Advanced Machining Processes of Metallic Materials Theory, Modelling, and Applications Second Edition by Wit Grzesik.
PREFACE The broad subject of manufacturing engineering and technology, including machining technology, continues to be recognized as an important and distinct area of study at mechanical engineering faculties of universities and various technical and research institutes.
After a couple of decades of neglect, this production subject has finally acquired the distinct academic stature and significance. Engineers and students have come to the conclusion that without a sound manufacturing base, no nation can hope for economic survival in an increasingly competitive international marketplace. This book is an exploration in modern machining technology. In addition to providing basic information on metal cutting processes and operations, this book also describes the level of modern machining technology, adopted, to varying degrees, by different sectors of industry in general. Metal machining/cutting is a dynamic technology, involving the range of disciplines of science, which must be mastered to become a practitioner of advanced machining technology. Some of these disciplines are the province of machining technologists, others concern both cutting tool and machine tool manufacturers, and machine tool builders and users. Nonetheless, it can be helpful for all machining-related businesses to have a good grasp of the relevant issues in each area. The eight disciplines are as follows, each of which is covered in relevant clusters of chapters:
• Materials engineering (see chapters: Cutting Tool Materials; Machinability of Engineering Materials)
• Engineering mechanics and related disciplines (see chapters: Orthogonal and Oblique Cutting Mechanics; Chip Formation and Control; Cutting Vibrations)
• Thermodynamics (see chapters: Heat in Metal Cutting; Tool Wear and Damage; and partially chapter: Cutting Fluids)
• Tribology (see chapters: Tribology of Metal Cutting; Tool Wear and Damage; and partially chapter: Cutting Fluids)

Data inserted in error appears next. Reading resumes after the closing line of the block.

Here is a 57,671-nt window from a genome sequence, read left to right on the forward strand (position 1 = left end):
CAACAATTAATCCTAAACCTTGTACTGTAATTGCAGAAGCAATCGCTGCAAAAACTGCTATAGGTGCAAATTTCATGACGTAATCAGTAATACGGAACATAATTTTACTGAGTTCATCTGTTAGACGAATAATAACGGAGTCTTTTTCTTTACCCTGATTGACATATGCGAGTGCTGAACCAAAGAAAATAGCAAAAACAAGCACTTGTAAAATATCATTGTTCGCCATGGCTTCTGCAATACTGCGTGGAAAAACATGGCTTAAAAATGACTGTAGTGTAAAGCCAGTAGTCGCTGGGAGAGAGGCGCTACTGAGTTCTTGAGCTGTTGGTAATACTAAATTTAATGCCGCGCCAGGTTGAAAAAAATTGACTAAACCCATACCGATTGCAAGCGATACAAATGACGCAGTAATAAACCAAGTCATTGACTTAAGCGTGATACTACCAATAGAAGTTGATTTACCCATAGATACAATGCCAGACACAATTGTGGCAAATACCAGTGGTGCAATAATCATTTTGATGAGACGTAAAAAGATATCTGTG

• Modelling techniques (basically chapters: Modelling and Simulation of Machining Processes and Operations and successively chapters: Orthogonal and Oblique Cutting Mechanics; Chip Formation and Control; Cutting Vibrations; Heat in Metal Cutting; Cutting Fluids; Tribology of Metal Cutting; Tool Wear and Damage; Machinability of Engineering Materials; Machining Economics and Optimization)
• Manufacturing engineering (see chapter: Advanced Machining Processes and appropriate sections involved)
• Process and motion control (see chapters: Chip Formation and Control; SensorAssisted Machining; Virtual/Digital and Internet-Based Machining; and partially chapter: Advanced Machining Processes)
• Surface engineering (see chapter: Surface Integrity)
In general, this book is structured into three parts: the first, including Chapter: 2, Metal Cutting Operations and Terminology; Chapter 3: Trends in Metal Cutting Theory and Practice; Chapter 4, Cutting Tool Materials; Chapter 5, Modelling and Simulation of Machining Processes and Operations; Chapter 6, Orthogonal and Oblique Cutting Mechanics; Chapter 7, Chip Formation and Control; Chapter 8, Cutting Vibrations; Chapter 9, Heat in Metal Cutting; Chapter 10, Cutting Fluids; Chapter 11, Tribology of Metal Cutting; Chapter 12, Tool Wear and Damage; Chapter 13, Machinability of Engineering Materials; Chapter 14, Machining Economics and Optimization, provides fundamentals of the machining process; the second, including Chapter 15, Advanced Machining Processes; Chapter 16, Micro-Machining; Chapter 17, Nanomanufacturing/Nanotechnology; Chapter 18, Sensor-Assisted Machining; Chapter 19, Virtual/Digital and Internet-Based Machining, overviews the effects of the theoretical and experimental considerations in high-level machining technology; and the third Chapter 20, Surface Integrity, summarizes production outputs related to surface integrity and part quality.
Numerous colour images are provided to facilitate the comprehension of the physical phenomenon involved and the developments of cutting tools, machine tools and machine control systems.
Numerous references are provided for more detailed or more extensive information on various aspects of metal cutting and its effective applications ranging from mezo- to nano-scale.
In particular, I have recommended the following books (in alphabetic order) to be good sources of additional information for metal cutting process and their optimal applications:
G. Boothroyd, W.A. Knight, Fundamentals of Machining and Machine Tools, CRC Press, Boca Raton, 2006, is an exceptional source of descriptions of various cutting-oriented phenomena an recent advances in conventional and nonconventional machining processes.
T.H.C. Childs, K. Maekawa, T. Obikawa, Y. Yamane, Metal Machining. Theory and Applications, Arnold, London, 2000, is a good source for reliable experimental data and modelling techniques (slip-line, FEM, AI-based) developed mainly in UK and Japan. M.C. Shaw, Metal Cutting Principles, Clarendon Press, Oxford, 1989, is a good source for scientific interpretation of physical principles of conventional machining processes based on classical mechanics, strength of materials and tribology.
H.K. To¨nshoff, B. Denkena, Basic of Cutting and Abrasive Processes, Springer, Heidelberg, 2013, is a new reference devoted to available technology of metal cutting and abrasive processes and their effective implementation in the contemporary industrial practice.
ADVANCED MACHINING PROCESSES OF METALLIC MATERIALS Theory, Modelling, and Applications Second Edition.
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